Tips for giving better feedback for better creative results


The right approach to feedback can deepen relationships between makers and stakeholders and take a piece of work from good to great. The best feedback happens at the right moment, at the right level, and in the right way, and it allows a designer, filmmaker, writer or artist to move their work closer to your vision and align it with the needs of the market.

As a head of design, I’ve been involved in enough creative reviews to be able to spot right away which clients know how to communicate with designers and which will need coaching through the process. The troublemakers are exposed by their subjective reactions to a piece of work and their focus on the wrong details.

There is a nuance to framing your feedback in just the right way to ensure you get what you want and create collaborative and energetic partnerships with designers. Here are a few techniques for delivering effective feedback on any creative project.

Section 1

The importance of creative feedback to your business

Here are five key considerations before your next review that will ensure you help the creative team deliver exactly the right piece of content your business requires.


1. Be the voice of what matters most

In a creative review, it’s tempting to focus on the surface layer and discuss individual components. However, the best clients resist this urge and instead focus on measuring the presented work against the big problem to be solved. Effective clients use feedback to course-correct a draft by asking important questions at the deeper layer: What are we doing? Why are we doing it? Does this design or concept solve the problems most important to us and our customers? Feedback along these lines sparks creative solutions and forges real partnerships between creative and client.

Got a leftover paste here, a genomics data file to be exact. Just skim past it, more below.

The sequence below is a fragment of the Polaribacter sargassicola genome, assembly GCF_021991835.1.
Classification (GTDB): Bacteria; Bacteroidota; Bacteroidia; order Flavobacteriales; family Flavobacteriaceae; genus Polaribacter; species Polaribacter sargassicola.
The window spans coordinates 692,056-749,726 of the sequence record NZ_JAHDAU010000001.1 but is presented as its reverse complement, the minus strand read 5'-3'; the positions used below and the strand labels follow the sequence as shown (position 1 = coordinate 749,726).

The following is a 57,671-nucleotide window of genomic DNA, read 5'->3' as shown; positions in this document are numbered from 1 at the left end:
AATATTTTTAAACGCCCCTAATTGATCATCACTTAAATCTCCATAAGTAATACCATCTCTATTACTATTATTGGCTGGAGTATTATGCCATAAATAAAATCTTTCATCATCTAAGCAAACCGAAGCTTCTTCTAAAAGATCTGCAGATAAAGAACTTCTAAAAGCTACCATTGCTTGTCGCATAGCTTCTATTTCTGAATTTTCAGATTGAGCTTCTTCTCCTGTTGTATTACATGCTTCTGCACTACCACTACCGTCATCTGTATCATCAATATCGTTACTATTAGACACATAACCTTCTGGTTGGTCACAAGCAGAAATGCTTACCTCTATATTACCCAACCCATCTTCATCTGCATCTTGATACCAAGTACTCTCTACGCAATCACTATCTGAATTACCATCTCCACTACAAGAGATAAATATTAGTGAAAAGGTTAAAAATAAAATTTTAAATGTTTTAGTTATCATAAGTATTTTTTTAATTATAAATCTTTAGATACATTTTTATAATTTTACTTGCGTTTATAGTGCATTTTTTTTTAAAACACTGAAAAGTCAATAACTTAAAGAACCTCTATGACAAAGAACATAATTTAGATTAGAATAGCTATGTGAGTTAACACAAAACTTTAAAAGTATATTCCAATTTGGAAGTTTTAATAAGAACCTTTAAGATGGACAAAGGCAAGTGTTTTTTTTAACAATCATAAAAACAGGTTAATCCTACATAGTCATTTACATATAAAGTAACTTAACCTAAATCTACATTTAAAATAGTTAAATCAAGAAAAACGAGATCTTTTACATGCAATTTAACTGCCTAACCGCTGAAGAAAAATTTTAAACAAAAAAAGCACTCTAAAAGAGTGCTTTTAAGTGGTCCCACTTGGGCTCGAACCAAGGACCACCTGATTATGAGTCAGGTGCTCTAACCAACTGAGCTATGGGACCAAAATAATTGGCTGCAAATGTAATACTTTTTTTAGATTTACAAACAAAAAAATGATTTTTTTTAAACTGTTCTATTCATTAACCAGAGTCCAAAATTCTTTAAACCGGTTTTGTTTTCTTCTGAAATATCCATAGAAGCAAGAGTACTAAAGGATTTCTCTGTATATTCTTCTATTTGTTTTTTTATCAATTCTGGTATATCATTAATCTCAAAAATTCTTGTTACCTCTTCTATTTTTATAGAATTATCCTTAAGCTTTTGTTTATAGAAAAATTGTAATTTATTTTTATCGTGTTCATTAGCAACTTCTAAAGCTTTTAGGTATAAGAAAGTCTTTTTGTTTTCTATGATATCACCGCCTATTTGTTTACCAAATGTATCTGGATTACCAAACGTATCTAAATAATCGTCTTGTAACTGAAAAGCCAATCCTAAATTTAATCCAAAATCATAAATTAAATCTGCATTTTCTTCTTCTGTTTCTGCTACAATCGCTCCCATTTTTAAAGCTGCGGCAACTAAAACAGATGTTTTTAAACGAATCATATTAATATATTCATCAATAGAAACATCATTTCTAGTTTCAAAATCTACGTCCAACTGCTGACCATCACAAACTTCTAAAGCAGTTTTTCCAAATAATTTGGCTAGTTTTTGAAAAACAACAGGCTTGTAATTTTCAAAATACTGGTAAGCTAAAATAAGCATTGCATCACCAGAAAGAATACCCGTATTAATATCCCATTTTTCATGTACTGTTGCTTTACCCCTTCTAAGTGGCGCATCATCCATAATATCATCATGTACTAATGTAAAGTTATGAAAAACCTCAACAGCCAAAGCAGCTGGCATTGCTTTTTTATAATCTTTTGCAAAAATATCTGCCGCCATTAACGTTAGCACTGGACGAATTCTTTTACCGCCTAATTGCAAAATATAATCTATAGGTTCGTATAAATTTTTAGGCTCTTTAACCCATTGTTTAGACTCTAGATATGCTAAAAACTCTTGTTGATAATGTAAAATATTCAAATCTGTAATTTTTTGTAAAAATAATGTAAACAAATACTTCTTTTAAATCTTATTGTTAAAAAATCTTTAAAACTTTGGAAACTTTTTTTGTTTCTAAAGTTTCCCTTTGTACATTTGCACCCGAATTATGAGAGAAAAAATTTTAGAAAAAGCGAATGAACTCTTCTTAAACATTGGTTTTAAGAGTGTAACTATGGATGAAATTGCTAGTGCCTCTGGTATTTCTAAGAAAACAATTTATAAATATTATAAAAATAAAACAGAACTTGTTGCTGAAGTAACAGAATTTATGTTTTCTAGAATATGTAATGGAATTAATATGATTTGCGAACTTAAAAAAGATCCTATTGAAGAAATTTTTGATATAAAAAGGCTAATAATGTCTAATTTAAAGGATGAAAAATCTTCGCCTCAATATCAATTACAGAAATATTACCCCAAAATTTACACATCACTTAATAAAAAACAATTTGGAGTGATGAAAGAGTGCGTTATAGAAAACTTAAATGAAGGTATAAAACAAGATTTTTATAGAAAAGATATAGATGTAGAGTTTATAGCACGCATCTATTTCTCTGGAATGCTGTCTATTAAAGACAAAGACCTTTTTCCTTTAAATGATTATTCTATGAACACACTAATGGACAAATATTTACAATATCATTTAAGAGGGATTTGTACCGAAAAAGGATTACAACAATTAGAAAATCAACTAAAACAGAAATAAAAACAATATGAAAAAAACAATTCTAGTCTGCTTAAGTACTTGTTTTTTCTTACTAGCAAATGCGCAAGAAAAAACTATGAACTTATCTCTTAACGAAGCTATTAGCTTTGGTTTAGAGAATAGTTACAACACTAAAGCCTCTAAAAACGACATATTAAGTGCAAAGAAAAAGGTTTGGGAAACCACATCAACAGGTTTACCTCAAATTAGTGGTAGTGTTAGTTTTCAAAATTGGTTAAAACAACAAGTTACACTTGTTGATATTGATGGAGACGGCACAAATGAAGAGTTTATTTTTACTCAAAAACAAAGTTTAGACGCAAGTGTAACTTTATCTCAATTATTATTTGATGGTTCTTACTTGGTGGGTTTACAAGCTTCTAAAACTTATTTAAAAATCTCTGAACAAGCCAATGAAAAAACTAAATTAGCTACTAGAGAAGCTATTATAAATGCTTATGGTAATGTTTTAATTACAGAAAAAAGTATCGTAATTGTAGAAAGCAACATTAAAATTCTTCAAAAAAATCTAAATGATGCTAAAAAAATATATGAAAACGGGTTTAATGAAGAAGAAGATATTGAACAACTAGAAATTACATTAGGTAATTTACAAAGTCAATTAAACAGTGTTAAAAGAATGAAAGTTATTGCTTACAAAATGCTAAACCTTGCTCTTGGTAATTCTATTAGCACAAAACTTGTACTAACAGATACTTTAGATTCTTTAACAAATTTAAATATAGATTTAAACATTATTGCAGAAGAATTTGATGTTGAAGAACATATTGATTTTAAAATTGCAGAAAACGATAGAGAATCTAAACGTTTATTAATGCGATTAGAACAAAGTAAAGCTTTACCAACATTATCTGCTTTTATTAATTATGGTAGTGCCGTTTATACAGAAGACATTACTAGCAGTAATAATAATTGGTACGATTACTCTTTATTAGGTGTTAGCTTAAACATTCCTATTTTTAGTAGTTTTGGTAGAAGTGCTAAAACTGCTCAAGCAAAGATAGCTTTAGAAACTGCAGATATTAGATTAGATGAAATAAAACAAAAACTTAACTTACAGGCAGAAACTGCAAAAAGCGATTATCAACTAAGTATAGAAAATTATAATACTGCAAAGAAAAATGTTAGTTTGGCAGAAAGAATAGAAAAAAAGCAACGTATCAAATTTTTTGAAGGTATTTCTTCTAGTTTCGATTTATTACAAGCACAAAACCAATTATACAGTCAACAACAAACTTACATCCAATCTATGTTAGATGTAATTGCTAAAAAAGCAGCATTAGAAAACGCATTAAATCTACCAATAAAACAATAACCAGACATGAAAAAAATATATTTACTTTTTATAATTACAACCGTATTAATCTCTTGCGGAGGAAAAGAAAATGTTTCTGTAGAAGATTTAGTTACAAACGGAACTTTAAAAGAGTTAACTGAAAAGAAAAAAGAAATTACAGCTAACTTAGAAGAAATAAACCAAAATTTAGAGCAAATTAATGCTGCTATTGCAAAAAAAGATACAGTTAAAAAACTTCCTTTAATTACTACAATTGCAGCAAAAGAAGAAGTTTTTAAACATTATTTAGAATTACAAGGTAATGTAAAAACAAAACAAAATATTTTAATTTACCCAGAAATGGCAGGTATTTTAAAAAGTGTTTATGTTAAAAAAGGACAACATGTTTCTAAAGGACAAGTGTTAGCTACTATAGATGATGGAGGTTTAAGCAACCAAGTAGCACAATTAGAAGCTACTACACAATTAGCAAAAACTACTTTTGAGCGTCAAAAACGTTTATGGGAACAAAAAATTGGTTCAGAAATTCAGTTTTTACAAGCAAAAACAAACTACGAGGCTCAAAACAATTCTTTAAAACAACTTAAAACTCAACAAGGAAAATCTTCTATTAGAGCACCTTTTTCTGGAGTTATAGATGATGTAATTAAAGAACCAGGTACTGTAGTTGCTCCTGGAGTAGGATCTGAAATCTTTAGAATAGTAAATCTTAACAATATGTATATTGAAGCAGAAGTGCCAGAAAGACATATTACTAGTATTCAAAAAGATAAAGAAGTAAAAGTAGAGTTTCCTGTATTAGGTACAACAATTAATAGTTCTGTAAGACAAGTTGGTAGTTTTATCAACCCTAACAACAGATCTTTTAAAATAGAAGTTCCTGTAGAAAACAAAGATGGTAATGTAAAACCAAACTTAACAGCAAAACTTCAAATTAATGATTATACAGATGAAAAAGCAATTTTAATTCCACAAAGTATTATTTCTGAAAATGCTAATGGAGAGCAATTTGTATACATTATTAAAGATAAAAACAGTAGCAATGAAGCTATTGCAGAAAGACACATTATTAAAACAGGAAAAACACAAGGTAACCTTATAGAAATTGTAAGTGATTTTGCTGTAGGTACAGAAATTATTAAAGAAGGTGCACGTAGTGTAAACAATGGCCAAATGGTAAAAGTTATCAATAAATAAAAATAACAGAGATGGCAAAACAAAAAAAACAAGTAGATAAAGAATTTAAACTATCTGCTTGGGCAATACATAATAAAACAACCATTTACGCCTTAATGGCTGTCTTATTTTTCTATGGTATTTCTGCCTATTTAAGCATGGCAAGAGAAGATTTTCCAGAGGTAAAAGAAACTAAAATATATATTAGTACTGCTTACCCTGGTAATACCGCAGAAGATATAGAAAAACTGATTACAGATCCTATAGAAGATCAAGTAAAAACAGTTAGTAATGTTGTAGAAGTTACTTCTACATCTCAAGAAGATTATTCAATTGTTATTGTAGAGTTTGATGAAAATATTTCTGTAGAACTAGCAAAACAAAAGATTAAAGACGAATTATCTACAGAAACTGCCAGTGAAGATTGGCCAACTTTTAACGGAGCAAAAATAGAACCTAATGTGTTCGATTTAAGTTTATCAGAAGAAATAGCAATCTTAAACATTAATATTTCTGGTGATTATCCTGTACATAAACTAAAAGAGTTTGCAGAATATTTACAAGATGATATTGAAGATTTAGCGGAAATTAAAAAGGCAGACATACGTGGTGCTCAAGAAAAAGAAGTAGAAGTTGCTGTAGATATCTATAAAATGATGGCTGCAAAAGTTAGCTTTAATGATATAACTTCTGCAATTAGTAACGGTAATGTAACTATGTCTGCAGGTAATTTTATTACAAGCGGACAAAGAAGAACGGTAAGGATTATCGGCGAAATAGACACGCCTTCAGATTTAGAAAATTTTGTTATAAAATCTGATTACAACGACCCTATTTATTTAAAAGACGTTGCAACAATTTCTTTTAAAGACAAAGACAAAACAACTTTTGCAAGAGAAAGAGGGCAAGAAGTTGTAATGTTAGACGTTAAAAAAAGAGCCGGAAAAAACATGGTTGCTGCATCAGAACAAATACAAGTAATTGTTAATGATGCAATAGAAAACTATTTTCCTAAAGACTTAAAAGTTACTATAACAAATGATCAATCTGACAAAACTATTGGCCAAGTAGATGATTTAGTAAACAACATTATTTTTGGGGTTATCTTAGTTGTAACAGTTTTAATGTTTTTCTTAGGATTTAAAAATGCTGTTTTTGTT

2. Lose your fear of the sketch stage

Many design techniques have evolved to steer client conversations away from unimportant parts of a project’s current phase. The use of “lorem ipsum” to prevents clients from providing feedback on placement copy is a classic example. (Though personally I prefer Cat Ipsum.) Many clients only like to see really fleshed-out work that bears a strong resemblance to what the final version will look like. But it’s worth reviewing early drafts, whether they’re hand-drawn concept sketches or greyscale wireframes because doing so can focus your attention on the crucial overall concept. It does take practice to understand these early-stage conceptual deliverables and to map your feedback accordingly. Work with your creative team to know what these rough drafts communicate and what they don’t.

3. Measure against pre-set goals

An effective way to stay true to what matters is to use a goals-based mindset instead of a nitpicky, critical or pedantic approach.

Goals should be communicated to the creative team early in the project.

Consider the differences between these two statements: